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The next issue of UNITED WORLD will mark the 20th anniversary of our publication. In September of 1988, we published the very first UNITED WORLD. A lot has happened since then. However, one thing that we had hoped at the time has not happened. Subscribers have come and gone, but overall, our base of paid subscribers has remained at about the same level throughout the entire 20 years. This is not good. Our belief had been that, as more and more people found out about our unique publication, it would gradually attract a steadily larger pool of subscribers. Eventually we hoped that we would attract enough to make the magazine pay its own way. So far we have never attained that level.

Luckily, many generous donors have stepped forward over the years to make up the shortfall. We want to thank each and every one of them profusely for making our continued existence possible. Also, the merger with the WGOC (later CDWG) News and Views brought in a pool of funds available from CDWG's member organizations dues. Still, we would like to see the magazine become self-sustaining, so it would no longer require special infusions of cash.

To do that, we need your help, gentle readers. We can not afford to advertise our magazine on our shoe-string budget. Our only real form of advertising is word-of-mouth (or in these modern days, word-of-email). That is why we have included special forms with each copy of the current issue. If you know of someone who might be interested in UNITED WORLD's special mix of news and opinions about the movement to create a politically unified planet, send us their names and addresses, and we will send them a free copy of the 20th Anniversary issue. Send us as many as you can.

We have maintained the subscription rate at $12 per year for all that time. We hope to keep that tradition, even though our costs have risen. So please consider giving us a hand. As always, we thank you for your support.


Dear Gary,

You've been sending me complimentary copies of UNITED WORLD. I should pay for them. See enclosed. Do you know of The Federalist Debate (Turin)? See enclosure, with a recent article of mine.

Comments on the Mar-Apr. issue of UW: I would like to see Chuck Woolery's "The Death of WFA." Ed Rawson's rebuttal reminds me of UWF's (United World Federalists) collapse in 1951, and again in 1974. Hal Schaffer of AMWG (American Movement for World Government) is also critical.

On Tad Daley's note (p. 6), it should be "unseasonable truth" the title of Ashmore's biography of R.M. Hutchins. I've heard from Louisa Clark Spencer, the last surviving daughter of Grenville Clark. We are going to have lunch in Dublin, NH, in June. She found my book via Google.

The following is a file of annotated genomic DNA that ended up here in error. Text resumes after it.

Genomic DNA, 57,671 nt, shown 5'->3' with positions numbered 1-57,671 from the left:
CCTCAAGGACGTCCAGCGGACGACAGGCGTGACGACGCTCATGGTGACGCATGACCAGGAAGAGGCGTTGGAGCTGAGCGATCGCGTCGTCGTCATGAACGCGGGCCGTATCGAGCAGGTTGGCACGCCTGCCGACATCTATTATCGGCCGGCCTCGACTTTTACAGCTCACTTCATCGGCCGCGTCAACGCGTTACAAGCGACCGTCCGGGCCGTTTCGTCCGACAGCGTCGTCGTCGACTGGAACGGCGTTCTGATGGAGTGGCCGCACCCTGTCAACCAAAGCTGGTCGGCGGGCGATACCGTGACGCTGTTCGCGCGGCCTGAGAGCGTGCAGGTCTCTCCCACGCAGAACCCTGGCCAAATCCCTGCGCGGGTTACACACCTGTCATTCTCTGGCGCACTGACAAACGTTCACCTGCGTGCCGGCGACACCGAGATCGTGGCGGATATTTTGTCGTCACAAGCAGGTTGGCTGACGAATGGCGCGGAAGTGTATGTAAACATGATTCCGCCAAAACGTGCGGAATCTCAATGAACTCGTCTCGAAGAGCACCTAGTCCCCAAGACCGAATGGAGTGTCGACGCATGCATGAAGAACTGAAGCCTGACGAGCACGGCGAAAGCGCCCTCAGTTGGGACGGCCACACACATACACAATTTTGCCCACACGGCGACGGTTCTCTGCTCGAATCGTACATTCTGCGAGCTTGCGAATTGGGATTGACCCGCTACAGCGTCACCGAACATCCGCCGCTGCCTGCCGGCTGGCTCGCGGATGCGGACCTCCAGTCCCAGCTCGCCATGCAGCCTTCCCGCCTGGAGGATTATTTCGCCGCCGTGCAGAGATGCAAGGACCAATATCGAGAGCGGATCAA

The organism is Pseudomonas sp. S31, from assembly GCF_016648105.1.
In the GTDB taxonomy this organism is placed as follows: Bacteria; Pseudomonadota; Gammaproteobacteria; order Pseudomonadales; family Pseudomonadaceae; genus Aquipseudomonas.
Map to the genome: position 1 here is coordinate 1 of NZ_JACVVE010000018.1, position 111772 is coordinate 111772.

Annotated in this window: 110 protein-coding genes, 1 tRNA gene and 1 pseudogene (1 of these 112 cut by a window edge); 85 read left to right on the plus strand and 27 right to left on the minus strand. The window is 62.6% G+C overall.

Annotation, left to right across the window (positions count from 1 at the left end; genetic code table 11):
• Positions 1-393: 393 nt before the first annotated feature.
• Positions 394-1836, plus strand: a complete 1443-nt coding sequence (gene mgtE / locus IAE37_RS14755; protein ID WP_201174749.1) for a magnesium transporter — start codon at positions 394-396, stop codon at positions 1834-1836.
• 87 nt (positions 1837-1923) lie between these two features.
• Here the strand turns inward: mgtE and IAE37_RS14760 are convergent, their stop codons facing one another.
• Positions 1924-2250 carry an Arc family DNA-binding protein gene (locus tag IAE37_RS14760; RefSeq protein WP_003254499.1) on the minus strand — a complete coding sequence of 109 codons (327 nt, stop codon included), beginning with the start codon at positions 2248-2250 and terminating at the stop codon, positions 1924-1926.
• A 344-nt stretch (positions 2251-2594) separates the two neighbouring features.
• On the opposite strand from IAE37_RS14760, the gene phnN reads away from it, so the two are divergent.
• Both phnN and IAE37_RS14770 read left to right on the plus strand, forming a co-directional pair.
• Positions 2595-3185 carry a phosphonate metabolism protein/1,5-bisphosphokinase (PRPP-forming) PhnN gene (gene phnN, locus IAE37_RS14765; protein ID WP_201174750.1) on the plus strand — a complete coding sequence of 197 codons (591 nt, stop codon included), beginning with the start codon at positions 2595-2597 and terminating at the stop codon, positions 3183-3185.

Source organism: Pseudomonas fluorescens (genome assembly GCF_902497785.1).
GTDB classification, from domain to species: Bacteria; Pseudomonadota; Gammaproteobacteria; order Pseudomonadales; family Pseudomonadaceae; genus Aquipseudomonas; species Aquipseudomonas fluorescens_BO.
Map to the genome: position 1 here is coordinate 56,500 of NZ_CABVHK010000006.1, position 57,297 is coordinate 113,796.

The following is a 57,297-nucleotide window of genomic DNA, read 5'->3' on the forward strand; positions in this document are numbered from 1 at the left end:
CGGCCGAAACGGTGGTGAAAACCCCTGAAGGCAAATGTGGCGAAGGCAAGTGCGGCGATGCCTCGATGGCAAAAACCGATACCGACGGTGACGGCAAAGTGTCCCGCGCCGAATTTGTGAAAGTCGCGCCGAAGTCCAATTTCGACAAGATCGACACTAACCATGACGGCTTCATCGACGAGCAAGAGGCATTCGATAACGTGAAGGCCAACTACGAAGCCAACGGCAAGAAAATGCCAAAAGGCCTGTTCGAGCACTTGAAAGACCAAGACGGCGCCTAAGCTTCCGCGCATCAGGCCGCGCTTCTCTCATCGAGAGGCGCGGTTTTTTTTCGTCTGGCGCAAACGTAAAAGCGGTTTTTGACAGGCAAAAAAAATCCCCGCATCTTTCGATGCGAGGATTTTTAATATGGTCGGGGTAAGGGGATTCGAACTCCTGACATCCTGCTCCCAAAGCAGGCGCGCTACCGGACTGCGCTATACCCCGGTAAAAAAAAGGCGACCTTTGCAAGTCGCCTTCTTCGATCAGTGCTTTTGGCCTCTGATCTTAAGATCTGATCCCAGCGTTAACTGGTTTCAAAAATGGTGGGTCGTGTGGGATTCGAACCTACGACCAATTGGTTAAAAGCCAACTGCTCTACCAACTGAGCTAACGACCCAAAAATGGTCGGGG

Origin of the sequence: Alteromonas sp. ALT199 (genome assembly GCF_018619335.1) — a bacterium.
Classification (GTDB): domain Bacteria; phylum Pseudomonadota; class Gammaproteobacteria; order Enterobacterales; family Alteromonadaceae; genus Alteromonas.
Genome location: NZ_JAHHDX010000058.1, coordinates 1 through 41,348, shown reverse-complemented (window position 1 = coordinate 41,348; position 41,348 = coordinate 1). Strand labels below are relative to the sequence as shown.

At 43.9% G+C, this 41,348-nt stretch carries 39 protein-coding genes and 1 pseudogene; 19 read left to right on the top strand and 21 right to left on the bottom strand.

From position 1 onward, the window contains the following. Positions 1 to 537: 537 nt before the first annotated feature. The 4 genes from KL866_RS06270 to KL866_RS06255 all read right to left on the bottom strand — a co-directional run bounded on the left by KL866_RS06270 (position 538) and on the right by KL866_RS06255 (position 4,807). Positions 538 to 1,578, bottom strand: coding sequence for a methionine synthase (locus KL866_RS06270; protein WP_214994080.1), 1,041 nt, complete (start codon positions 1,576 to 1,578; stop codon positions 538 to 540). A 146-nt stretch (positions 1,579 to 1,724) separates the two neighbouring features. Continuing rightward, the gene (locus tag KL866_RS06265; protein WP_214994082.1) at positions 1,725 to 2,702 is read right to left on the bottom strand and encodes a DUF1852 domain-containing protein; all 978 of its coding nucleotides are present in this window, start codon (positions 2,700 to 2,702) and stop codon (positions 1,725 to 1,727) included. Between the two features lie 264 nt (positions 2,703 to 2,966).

You might be interested in my new website;

Joseph Barrata
History and Political Science

Worcester State College.

(Editor's Note: Yes, we exchange copies with the Lucio Levi, the editor of The Federalist Debate, a most impressive publication. We will send you a copy of "The Death of WFA" article. As to Mr. Daley's note, it was our typo, not his, probably resulting from the similarity with Mr. Gore's movie. And of course we thank you for the money. We operate on a pretty thin shoestring here.)

Dear Gary,

The "tools and tactics" we use to build a One World Democracy are those of building the recommended "protective treaty." The "tools and tactics" we use to get that treaty built and adopted are whatever tools and tactics that were used to successfully create the European Union.

Robert Stuart
233 SW 43rd Ter.
Cape Coral, FL 33914

Dear Gary,

The answer to your question at the end of my last letter is easy and straightforward:

1. Personally ratify the Constitution for the Federation of Earth.

2. Obtain as many copies of it, in your native language as you can from Glen Martin and distribute them to friends and relatives, urging them to do likewise.

3. If you are a citizen of a "democratic" country, let it be known that you will vote for any representative who advocates World Federation in place of the United Nations.

The reasons for doing this I have set out in detail in half a dozen books and I can see no point in repetition. World Federation will come sooner from popular demand than from any futile attempt to bring about "reform" of the United Nations, or from it advocacy by a conventional political party.

Errol E. Harris
High Wray House
Cumbria LA22 0JQ

[erolharris at ic24 dot net]
(Editor's Note: Yet the question still remains: If those three steps are all that is necessary, what tools and tactics does the movement need to use to get people to actually take them?)

(An open response to Chuck Woolery's response)

Dear Chuck,

Thank you for sending me a copy of your "rebuttal" sent to Gary Shepherd. I still believe that the facts speak for themselves. After the name change, our ability to obtain funds from foundations improved dramatically, as did our relations with non-profits and other groups and organizations. For over 50 years, progress had been slow and uncertain and two articles had been published on the irrelevance of World Federalism and its advocates. One I know was in the Atlantic Monthly probably about 25 years ago and the other was, I think, mentioned in an article about Don Quixote organizations in the Post.